and  

By clicking 'Search' you
are agreeing to our
Terms of Use.

iJobs Job Widget
iJobs General

Recruitment Genius: Senior Digital Marketing Consultant

£28000 - £45000 per annum: Recruitment Genius: A Senior Digital Marketing Cons...

Recruitment Genius: Assistant Stores Keeper

£16640 - £18500 per annum: Recruitment Genius: An Assistant Stores Keeper is r...

Recruitment Genius: Claims Administrator

£16000 - £18500 per annum: Recruitment Genius: This is an excellent opportunit...

Recruitment Genius: Software Developer - C# / ASP.NET / SQL

£17000 - £30000 per annum: Recruitment Genius: Developer required to join a bu...

Day In a Page

Fishing for votes with Nigel Farage: The Ukip leader shows how he can work an audience as he casts his line to the disaffected of Grimsby

Fishing is on Nigel Farage's mind

Ukip leader casts a line to the disaffected
Who is bombing whom in the Middle East? It's amazing they don't all hit each other

Who is bombing whom in the Middle East?

Robert Fisk untangles the countries and factions
China's influence on fashion: At the top of the game both creatively and commercially

China's influence on fashion

At the top of the game both creatively and commercially
Lord O’Donnell: Former cabinet secretary on the election and life away from the levers of power

The man known as GOD has a reputation for getting the job done

Lord O'Donnell's three principles of rule
Rainbow shades: It's all bright on the night

Rainbow shades

It's all bright on the night
'It was first time I had ever tasted chocolate. I kept a piece, and when Amsterdam was liberated, I gave it to the first Allied soldier I saw'

Bread from heaven

Dutch survivors thank RAF for World War II drop that saved millions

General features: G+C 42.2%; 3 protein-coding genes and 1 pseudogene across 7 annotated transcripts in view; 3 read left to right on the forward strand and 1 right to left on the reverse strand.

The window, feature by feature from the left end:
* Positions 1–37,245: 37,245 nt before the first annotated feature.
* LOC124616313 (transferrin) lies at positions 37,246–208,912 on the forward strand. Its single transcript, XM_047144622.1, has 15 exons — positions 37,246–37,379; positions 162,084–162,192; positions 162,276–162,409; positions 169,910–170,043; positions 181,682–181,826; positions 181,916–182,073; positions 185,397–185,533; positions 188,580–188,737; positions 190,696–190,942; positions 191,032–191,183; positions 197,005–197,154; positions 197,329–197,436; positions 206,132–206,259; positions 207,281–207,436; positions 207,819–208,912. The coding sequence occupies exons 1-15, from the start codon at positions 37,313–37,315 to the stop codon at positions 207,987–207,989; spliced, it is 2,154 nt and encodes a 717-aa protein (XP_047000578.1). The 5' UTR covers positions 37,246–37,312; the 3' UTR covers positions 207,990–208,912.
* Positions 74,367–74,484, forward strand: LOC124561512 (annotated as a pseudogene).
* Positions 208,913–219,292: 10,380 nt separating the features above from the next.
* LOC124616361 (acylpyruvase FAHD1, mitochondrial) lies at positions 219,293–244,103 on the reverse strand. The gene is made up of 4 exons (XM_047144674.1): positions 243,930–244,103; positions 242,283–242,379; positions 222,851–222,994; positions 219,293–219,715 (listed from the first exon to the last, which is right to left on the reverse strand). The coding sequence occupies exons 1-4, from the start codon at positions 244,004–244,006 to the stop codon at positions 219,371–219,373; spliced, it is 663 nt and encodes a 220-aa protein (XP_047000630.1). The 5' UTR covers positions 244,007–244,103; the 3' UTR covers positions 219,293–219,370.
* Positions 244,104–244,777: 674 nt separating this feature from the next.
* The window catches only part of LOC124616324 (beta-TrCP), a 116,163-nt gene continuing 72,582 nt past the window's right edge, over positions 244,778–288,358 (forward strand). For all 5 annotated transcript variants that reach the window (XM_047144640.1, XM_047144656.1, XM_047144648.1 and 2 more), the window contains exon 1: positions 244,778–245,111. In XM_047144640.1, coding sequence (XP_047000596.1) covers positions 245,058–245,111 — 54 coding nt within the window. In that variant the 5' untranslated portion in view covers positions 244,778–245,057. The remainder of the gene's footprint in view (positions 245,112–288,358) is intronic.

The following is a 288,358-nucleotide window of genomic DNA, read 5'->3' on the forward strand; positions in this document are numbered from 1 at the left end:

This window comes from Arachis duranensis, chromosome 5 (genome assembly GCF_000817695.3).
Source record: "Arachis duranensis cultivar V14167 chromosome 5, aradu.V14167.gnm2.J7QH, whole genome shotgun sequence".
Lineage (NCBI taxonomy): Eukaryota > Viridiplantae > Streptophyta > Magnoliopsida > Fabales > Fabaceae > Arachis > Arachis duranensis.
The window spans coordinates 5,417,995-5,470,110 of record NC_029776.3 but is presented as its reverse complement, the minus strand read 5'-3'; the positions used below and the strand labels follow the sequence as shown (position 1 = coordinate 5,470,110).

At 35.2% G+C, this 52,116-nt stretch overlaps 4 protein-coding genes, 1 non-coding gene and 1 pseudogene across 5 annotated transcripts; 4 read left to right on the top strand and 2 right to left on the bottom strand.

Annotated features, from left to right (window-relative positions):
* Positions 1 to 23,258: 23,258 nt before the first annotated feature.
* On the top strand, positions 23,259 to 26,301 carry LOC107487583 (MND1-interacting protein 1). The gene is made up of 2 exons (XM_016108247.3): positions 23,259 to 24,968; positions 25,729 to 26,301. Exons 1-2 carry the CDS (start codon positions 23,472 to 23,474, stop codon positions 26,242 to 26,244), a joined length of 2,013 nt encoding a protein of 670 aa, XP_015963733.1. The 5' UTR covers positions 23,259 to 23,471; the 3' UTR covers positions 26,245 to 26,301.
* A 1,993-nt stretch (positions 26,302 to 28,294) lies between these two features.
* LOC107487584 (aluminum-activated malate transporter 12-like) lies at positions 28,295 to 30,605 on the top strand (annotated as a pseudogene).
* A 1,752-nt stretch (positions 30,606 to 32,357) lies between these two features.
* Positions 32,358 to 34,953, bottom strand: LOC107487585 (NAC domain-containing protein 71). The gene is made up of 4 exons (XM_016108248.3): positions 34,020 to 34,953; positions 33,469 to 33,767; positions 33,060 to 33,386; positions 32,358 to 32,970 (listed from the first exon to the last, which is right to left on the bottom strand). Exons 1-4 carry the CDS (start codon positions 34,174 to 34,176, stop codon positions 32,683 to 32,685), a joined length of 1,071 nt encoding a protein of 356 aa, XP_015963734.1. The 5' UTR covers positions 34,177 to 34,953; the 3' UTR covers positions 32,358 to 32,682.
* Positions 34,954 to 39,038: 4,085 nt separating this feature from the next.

Britain will be 'run for the wealthy and powerful' if Tories retain power - Labour

How 'the Axe' helped Labour

UK will be 'run for the wealthy and powerful' if Tories retain power
Rare and exclusive video shows the horrific price paid by activists for challenging the rule of jihadist extremists in Syria

The price to be paid for challenging the rule of extremists

A revolution now 'consuming its own children'
Welcome to the world of Megagames

Welcome to the world of Megagames

300 players take part in Watch the Skies! board game in London
'Nymphomaniac' actress reveals what it was really like to star in one of the most explicit films ever

Charlotte Gainsbourg on 'Nymphomaniac'

Starring in one of the most explicit films ever
Robert Fisk in Abu Dhabi: The Emirates' out-of-sight migrant workers helping to build the dream projects of its rulers

Robert Fisk in Abu Dhabi

The Emirates' out-of-sight migrant workers helping to build the dream projects of its rulers
Vince Cable interview: Charging fees for employment tribunals was 'a very bad move'

Vince Cable exclusive interview

Charging fees for employment tribunals was 'a very bad move'
Iwan Rheon interview: Game of Thrones star returns to his Welsh roots to record debut album

Iwan Rheon is returning to his Welsh roots

Rheon is best known for his role as the Bastard of Bolton. It's gruelling playing a sadistic torturer, he tells Craig McLean, but it hasn't stopped him recording an album of Welsh psychedelia
Russell Brand's interview with Ed Miliband has got everyone talking about The Trews

Everyone is talking about The Trews

Russell Brand's 'true news' videos attract millions of viewers. But today's 'Milibrand' interview introduced his resolutely amateurish style to a whole new crowd
Morne Hardenberg interview: Cameraman for BBC's upcoming show Shark on filming the ocean's most dangerous predator

It's time for my close-up

Meet the man who films great whites for a living